Bills payment is perhaps neck and neck with online shopping as the number one function of contactless payments for Filipinos. Most if not all primary utility providers—such as electricity, water, telecommunications, and internet companies—have agreements with e-wallets and banks as payment partners.
There are also other types of bills such as tuition fees, real estate payments, and even insurance premiums that you can pay through contactless methods. Finally, government payments such as taxes and contributions can also be paid using mobile or e-wallets, banking apps, as well as debit and credit cards.
Grocery Shopping, Deliveries, and Eating Out
Many supermarkets, restaurants, and other retail establishments have also adopted contactless payment solutions in most or all of their branches. One of the most popular methods is through QR codes, where customers simply scan to pay. This further speeds up the process, since there’s no need to swipe a card. It also further minimizes person-to-person contact, since the only step required is for the customer to scan QR code using their smartphone.
Sending and Receiving Money
Contactless payment solutions are also handy when it comes to sending money not just in the Philippines, but also around the world. Mobile banking apps already have this feature, although some banks require their account holders to pre-enroll transferee accounts. However, some consumers prefer using e-wallets or mobile wallets because they allow money transfers to banks as well as other e-wallet or mobile wallet accounts. This is definitely a boon, especially for unbanked Filipinos.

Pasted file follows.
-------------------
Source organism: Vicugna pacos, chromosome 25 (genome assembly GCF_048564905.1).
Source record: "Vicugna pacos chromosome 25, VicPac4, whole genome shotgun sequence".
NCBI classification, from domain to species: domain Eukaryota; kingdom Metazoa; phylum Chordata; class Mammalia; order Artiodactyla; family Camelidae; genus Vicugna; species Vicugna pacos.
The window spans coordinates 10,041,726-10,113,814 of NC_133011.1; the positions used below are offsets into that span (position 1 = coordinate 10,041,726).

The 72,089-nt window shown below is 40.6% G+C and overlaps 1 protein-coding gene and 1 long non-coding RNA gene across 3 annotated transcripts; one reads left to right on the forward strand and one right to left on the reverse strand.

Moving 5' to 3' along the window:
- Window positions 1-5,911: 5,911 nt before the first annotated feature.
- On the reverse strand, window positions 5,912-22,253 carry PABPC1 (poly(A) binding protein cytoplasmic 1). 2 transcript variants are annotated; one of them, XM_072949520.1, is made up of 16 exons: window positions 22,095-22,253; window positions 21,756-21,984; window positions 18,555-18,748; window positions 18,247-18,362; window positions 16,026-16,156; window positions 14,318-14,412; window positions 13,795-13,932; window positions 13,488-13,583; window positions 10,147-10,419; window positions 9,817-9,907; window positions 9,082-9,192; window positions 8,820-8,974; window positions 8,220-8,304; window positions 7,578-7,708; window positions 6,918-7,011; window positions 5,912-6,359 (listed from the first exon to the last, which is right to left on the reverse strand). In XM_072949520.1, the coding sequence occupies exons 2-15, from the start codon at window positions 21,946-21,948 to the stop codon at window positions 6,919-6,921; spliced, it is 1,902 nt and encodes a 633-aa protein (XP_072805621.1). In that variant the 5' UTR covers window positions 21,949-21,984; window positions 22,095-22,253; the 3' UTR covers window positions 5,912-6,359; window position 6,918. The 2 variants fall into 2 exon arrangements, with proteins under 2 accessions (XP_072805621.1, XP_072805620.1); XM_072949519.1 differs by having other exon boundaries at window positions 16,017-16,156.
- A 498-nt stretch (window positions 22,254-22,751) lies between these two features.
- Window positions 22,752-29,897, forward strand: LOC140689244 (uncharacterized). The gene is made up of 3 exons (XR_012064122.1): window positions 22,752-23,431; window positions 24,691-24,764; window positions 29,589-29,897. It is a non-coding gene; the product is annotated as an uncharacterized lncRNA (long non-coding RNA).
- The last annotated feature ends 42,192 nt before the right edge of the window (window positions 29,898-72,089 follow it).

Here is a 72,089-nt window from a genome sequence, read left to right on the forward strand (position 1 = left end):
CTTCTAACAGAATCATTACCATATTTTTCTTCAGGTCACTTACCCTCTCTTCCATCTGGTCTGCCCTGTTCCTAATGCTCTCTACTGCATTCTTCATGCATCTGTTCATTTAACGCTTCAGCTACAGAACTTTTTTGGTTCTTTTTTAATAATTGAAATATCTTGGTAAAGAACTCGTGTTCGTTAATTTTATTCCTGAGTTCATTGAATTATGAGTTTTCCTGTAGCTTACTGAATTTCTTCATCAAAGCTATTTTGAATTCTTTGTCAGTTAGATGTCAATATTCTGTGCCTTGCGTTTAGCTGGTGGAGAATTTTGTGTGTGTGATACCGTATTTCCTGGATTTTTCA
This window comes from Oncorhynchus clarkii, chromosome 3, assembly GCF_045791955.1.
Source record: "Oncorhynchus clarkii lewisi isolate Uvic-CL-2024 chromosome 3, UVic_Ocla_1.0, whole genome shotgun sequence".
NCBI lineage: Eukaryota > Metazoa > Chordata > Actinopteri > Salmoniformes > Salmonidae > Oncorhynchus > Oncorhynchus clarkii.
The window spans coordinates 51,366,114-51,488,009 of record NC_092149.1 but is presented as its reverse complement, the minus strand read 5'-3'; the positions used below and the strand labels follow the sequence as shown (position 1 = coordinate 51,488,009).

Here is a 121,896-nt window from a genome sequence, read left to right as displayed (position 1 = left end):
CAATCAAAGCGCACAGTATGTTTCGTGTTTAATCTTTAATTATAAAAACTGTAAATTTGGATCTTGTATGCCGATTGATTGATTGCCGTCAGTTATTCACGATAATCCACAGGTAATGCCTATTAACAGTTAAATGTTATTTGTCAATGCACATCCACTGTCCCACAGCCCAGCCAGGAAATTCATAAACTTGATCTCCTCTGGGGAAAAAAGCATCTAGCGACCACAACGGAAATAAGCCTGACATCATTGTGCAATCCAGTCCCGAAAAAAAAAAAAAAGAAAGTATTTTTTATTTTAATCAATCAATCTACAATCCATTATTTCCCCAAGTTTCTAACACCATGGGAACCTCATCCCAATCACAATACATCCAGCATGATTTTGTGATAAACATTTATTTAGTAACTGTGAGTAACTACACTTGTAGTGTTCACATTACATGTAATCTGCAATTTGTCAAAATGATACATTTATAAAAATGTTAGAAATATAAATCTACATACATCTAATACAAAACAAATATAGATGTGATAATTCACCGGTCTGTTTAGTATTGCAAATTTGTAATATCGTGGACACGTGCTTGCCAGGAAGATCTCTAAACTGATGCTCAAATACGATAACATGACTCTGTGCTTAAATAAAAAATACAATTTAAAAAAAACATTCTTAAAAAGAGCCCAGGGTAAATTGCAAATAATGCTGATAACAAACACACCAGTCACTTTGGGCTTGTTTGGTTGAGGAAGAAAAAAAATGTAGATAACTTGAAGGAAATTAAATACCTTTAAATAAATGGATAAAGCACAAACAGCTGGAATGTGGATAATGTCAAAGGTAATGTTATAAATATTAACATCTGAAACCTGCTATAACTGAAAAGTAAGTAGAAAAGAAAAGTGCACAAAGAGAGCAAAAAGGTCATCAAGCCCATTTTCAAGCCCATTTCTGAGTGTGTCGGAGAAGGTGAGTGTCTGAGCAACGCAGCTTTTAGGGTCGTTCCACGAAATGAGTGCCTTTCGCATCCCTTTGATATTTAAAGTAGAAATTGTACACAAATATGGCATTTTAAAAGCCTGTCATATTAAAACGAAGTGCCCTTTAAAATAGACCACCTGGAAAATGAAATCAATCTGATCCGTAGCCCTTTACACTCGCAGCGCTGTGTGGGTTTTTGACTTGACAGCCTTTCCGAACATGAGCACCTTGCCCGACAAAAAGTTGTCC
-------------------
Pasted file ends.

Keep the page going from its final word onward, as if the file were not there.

Another reason that e-wallets and mobile wallets are popular is that there are multiple ways to add money, such as through banking apps, convenience stores, and even pawnshops.
Buying Load and Mobile Data
Mobile banking apps and e-wallets are two of the most popular contactless solutions that let consumers buy mobile prepaid load. You can do this for your own mobile number, or send the load as a gift to another user. What’s great is that buying prepaid load through contactless payment solutions is cheaper and available for any mobile network. Some e-wallets like PayMaya also allow you to buy mobile data credits. Like prepaid load, you can also purchase mobile data for any telco through contactless payment solutions.